UCLA researcher Jon Christensen with University of Utah professor Alessandro Rigolon found policies that might help reduce “green gentrification,” that is, the displacement of residents and small businesses when parks are built or revitalized in low-income communities. In a new report, they identified 26 beneficial parks-related anti-displacement strategies. They recommend that park agencies and park advocates implement these strategies early in the process and work in tandem with other sectors, such as developers, public housing agencies and nonprofits.
Recommended policies include rent control, anti-eviction protections, renter-education workshops, property-tax freezes, permitting of accessory dwelling units, developer incentives to build low-income family housing, or local job-training programs for jobs operating the new park.
When large parks are built or improved in historically marginalized urban areas, ostensibly to serve the local residents, the surrounding neighborhood may see higher housing prices and rent increases that can push out longtime community members.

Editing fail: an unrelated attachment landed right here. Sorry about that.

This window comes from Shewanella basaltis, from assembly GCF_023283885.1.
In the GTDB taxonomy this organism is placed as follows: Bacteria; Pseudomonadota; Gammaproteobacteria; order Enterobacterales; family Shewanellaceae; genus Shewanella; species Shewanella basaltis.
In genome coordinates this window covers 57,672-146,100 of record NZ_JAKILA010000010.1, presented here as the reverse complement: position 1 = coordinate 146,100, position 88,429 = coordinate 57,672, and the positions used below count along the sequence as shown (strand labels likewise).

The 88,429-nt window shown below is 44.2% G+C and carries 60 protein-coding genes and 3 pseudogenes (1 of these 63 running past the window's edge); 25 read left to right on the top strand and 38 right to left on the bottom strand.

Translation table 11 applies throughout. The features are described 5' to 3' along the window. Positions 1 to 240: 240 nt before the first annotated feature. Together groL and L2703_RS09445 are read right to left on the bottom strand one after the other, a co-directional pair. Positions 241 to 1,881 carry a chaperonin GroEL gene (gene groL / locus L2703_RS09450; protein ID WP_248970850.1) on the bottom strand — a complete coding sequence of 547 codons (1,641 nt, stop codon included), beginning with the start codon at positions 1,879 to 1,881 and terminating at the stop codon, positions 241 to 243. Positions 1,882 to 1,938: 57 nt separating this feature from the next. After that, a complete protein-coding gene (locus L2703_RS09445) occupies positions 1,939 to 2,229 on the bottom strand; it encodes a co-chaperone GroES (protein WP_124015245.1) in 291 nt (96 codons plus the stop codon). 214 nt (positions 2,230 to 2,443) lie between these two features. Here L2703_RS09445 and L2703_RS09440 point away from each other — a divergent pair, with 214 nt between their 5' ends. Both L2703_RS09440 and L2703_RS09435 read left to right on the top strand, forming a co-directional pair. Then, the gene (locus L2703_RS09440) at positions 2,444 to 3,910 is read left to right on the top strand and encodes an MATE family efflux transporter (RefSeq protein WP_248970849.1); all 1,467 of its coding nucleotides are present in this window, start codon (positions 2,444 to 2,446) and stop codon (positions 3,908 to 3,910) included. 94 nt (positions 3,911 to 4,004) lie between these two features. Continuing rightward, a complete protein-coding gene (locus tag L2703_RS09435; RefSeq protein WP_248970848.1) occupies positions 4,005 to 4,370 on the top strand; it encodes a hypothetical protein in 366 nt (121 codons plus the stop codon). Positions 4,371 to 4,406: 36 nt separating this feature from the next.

Christensen and Rigolon used a nationwide search to identify 27 large park-development projects in low-income neighborhoods, spread across 19 cities. They reviewed policy documents and media reports, and also conducted interviews with stakeholders. They found 13 projects taking concrete actions to prevent displacement and gentrification.
The policy report provides a guide to park agencies and park advocates with ideas that they can implement to protect renters, homeowners, local businesses and jobs, and to engage with developers, nonprofits, public housing organizations, and public park funding agencies.
The report was written by Christensen, adjunct assistant professor in the UCLA Institute of the Environment and Sustainability, and Rigolon, assistant professor in the department of city & metropolitan planning at the University of Utah.
The policy report, “Greening without Gentrification: Learning from Parks-Related Anti-Displacement Strategies Nationwide,” is available online at ioes.ucla.edu/projects/prads.